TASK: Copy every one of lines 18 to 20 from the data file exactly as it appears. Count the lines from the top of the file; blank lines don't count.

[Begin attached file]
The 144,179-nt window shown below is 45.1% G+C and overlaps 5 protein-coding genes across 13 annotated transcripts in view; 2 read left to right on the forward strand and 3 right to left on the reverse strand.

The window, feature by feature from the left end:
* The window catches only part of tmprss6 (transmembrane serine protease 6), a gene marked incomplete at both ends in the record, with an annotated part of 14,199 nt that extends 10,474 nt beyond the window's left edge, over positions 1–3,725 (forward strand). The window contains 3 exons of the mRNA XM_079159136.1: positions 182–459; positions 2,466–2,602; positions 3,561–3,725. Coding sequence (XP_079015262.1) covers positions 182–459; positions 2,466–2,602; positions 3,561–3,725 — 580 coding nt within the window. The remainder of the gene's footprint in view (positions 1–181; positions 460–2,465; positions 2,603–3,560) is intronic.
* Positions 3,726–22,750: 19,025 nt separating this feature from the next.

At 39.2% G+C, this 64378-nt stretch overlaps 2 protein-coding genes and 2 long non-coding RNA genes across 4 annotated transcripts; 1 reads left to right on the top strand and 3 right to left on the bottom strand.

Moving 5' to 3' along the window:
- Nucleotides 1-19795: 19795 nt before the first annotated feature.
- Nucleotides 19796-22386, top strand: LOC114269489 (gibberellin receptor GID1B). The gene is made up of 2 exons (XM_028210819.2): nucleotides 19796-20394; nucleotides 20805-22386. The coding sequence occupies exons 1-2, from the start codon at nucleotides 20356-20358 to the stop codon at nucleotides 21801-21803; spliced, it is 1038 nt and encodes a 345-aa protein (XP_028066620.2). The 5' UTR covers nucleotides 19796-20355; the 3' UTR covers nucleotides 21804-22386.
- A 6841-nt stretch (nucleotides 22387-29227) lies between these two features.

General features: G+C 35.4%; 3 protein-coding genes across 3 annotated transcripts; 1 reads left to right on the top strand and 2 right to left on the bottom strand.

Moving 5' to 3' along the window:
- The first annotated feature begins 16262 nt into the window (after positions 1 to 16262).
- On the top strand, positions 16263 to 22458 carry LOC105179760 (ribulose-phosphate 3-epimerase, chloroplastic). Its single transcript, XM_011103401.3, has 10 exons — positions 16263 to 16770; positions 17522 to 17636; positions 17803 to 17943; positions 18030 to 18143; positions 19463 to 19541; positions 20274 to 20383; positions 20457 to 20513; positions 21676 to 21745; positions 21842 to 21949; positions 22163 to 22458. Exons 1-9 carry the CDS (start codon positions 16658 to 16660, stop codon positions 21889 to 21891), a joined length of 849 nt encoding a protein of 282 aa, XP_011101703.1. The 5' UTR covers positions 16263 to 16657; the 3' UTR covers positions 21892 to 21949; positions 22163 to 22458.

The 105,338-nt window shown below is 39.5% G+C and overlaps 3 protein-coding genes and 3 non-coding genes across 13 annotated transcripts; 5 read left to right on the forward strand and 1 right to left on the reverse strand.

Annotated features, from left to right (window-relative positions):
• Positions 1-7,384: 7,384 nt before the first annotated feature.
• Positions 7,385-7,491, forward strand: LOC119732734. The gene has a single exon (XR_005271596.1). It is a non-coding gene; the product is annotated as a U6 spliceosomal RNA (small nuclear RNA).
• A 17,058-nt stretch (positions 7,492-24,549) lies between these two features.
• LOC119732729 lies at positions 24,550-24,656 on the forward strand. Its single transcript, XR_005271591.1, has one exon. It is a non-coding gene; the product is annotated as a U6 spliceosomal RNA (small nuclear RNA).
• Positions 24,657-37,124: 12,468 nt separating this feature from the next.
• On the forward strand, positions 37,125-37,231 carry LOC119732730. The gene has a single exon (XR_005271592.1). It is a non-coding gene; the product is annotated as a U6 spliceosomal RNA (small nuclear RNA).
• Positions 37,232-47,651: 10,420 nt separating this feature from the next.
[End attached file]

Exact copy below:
• A 17,058-nt stretch (positions 7,492-24,549) lies between these two features.
• LOC119732729 lies at positions 24,550-24,656 on the forward strand. Its single transcript, XR_005271591.1, has one exon. It is a non-coding gene; the product is annotated as a U6 spliceosomal RNA (small nuclear RNA).
• Positions 24,657-37,124: 12,468 nt separating this feature from the next.